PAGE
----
The physical recovery process after an accident looks different for everyone, depending on what happened to them and the injuries they are recovering from as a result.
While the specific physical needs and recovery timeframe will differ from person to person, I know from my experience of seeing many patients in this position that there are common practices which can help.
If you’re at the start of your recovery journey following an accident, I hope that my advice, paired with your specific rehabilitation plans, will help to get you back on your feet and feeling better.
Don’t try to do too much too soon
After an accident, it’s natural to want to get ‘back to normal’ as quickly as possible, but the truth is that physical recovery takes time. You might feel impatient; after all, it’s not your fault that this has happened to you, yet here you are being inconvenienced and struggling.
But it’s important to train yourself to be patient – the circumstances may not feel fair, but recovery will take time, and the best course of action is to try to embrace this and plan for it. If you rush back to normal life – to work, for example – sooner than you’re physically able to, you won’t be as physically strong as before and you can risk creating a setback for yourself.
Having a physical recovery plan, such as a schedule of exercises planned out by a physio, is a great way to keep yourself motivated and keep your recovery on track. Don’t be tempted to think you can speed things up or cut corners; healthcare professionals will advise on a timeframe based on their expert medical opinion, so take their advice, take your time and remember that you will get there.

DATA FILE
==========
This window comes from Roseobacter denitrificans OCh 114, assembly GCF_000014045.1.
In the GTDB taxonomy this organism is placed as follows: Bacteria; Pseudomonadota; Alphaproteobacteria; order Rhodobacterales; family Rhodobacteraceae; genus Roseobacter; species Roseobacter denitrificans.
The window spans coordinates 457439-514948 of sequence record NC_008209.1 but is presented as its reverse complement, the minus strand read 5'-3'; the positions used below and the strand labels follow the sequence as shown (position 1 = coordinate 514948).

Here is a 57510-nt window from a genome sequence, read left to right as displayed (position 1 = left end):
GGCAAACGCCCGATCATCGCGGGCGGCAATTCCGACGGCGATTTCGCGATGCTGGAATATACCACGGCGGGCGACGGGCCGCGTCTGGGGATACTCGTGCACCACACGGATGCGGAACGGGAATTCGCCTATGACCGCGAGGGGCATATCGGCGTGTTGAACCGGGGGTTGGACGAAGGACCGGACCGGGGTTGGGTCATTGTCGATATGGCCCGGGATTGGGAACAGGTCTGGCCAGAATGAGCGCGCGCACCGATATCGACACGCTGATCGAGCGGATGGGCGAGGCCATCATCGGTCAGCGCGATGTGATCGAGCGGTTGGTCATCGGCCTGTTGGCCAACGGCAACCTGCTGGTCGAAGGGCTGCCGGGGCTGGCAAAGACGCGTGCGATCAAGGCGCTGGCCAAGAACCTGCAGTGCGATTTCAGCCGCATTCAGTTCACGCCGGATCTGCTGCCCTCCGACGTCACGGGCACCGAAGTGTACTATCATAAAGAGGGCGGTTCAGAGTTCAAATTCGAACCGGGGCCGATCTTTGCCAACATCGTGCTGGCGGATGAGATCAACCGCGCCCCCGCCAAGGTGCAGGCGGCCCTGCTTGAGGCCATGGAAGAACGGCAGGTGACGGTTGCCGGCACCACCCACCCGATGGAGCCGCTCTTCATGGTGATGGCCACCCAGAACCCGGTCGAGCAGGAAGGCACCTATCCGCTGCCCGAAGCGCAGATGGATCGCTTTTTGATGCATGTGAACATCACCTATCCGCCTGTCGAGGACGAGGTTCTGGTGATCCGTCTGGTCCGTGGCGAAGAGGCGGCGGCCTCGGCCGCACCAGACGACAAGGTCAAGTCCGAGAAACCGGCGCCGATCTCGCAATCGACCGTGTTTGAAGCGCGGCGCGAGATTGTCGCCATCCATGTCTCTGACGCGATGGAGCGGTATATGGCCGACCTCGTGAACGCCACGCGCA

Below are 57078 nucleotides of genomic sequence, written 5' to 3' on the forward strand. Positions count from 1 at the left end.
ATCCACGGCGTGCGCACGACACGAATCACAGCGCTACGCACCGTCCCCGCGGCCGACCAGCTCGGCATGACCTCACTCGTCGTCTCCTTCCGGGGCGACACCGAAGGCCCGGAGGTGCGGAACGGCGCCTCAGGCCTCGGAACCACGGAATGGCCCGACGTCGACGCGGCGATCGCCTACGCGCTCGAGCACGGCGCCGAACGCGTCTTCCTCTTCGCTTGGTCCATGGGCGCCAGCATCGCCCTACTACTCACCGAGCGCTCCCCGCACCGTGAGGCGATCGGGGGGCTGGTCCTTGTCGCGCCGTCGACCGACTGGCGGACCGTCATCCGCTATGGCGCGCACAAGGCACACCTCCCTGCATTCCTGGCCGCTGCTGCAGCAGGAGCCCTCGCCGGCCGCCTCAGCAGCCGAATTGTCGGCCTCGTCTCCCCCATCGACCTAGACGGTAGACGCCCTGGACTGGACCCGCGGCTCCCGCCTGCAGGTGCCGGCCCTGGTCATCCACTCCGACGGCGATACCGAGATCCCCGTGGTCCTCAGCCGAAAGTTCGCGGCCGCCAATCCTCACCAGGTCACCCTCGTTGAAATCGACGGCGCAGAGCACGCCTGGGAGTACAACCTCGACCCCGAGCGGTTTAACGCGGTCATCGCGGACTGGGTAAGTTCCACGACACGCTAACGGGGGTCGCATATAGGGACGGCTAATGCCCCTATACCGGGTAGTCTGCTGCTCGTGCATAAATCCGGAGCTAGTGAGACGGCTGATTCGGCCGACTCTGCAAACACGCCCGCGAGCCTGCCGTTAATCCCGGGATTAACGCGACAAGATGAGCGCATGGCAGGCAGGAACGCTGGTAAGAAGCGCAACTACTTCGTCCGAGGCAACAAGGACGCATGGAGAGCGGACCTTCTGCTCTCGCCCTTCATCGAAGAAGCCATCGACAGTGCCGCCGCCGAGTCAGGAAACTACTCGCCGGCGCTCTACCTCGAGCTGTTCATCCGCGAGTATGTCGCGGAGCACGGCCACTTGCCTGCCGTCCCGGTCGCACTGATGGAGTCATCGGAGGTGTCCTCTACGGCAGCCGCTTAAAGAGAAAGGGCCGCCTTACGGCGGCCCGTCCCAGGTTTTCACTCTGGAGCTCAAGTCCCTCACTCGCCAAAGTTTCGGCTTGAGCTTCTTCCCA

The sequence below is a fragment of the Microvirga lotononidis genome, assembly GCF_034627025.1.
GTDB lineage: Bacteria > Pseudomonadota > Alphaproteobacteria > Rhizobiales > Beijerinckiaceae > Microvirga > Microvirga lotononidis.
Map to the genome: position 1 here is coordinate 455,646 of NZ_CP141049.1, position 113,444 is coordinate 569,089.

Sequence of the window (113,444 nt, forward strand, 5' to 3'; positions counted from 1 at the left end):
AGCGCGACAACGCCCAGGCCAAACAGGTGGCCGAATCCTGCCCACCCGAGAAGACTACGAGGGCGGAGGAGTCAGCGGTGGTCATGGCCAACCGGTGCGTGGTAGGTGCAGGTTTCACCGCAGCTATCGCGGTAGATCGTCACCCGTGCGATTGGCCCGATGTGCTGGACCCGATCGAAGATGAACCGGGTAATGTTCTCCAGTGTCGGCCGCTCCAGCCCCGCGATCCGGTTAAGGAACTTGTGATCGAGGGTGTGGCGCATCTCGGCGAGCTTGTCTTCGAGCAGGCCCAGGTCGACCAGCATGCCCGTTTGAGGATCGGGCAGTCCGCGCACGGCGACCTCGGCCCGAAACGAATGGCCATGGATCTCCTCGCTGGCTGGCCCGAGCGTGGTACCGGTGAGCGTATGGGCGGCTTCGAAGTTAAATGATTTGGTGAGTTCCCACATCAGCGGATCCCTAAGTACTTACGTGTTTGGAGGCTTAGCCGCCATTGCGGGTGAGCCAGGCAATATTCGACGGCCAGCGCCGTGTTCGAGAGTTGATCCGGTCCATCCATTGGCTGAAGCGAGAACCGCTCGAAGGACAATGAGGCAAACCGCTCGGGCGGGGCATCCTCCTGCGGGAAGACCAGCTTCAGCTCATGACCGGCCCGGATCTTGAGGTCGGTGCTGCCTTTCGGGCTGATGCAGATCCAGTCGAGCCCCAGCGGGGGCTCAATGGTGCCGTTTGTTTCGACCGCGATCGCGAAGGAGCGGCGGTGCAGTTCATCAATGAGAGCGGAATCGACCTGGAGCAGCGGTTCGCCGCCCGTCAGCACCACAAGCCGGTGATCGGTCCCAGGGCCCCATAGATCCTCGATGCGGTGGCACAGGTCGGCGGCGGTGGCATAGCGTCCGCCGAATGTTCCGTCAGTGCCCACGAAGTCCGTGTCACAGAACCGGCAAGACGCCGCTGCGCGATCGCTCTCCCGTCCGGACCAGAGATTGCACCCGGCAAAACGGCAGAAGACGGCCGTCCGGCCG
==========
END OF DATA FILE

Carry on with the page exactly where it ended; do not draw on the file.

Keep focused and don’t give up
Everyone’s recovery journey looks different, and some may take longer than others. When the road ahead is uncertain and long, it is natural to feel yourself losing focus.
Try to fight this; breaking your recovery down into smaller, achievable goals is a classic way to keep yourself motivated. Set yourself some realistic goals, try to be kind to yourself when you have a bad day, and whatever happens, keep going.
Don’t underestimate the benefit of rest
Healing and recovering after an accident can be physically and mentally draining. Physical activities like walking and climbing up the stairs, which you will have taken for granted before, can take on a new level of exertion and effort.
This is why rest is such an important part of your recuperation. Try to establish a good sleeping pattern which helps you to feel refreshed; challenges can be even harder to take on if you’re feeling ill tempered and exhausted.
Don’t neglect your mental recovery too
While so much attention is given to the physical recovery, the mental recovery is often overlooked. Don’t make this mistake – just because the mental struggles cannot be seen, it does not mean that they are not real. Often I see people in my surgery who are experiencing negative feelings about their accident and injury, and they’re so relieved when I tell them “that’s normal”.
So don’t feel afraid or ashamed if you’re struggling mentally – it’s only by sharing their feelings with me that I can do anything to help my patients. Don’t neglect your mind in the recovery process; it can sometimes take a bit of courage to come into a GP’s office and voice your feelings, but don’t be afraid. GPs are here to help you with problems like this.
Talking is key when it comes to mental recovery – whether that is to your GP, your spouse or partner, a trusted relative or close friend. You can also help your mental recovery by dedicating some time and focus to it – gentle exercise might help to clear your mind, while breathing exercises might work for others. Everyone is different, so find what works for you and do it regularly to help build up your mental strength.
Recognise the signs of relapse
If you’re frustrated with your recovery, recognise in yourself the signs of this frustration and try to set yourself back on track. You might be feeling irritated, withdrawn and disinterested; it could be that you’re drinking more than usual, which is escapist behaviour.
But a positive mental attitude is vital to keeping your physical recovery on track, so try and keep your mindset in the right place. Treat setbacks in the right way – by acknowledging and addressing them – and they are easier to move on from.
Stock Photo via Africa Studio / Shutterstock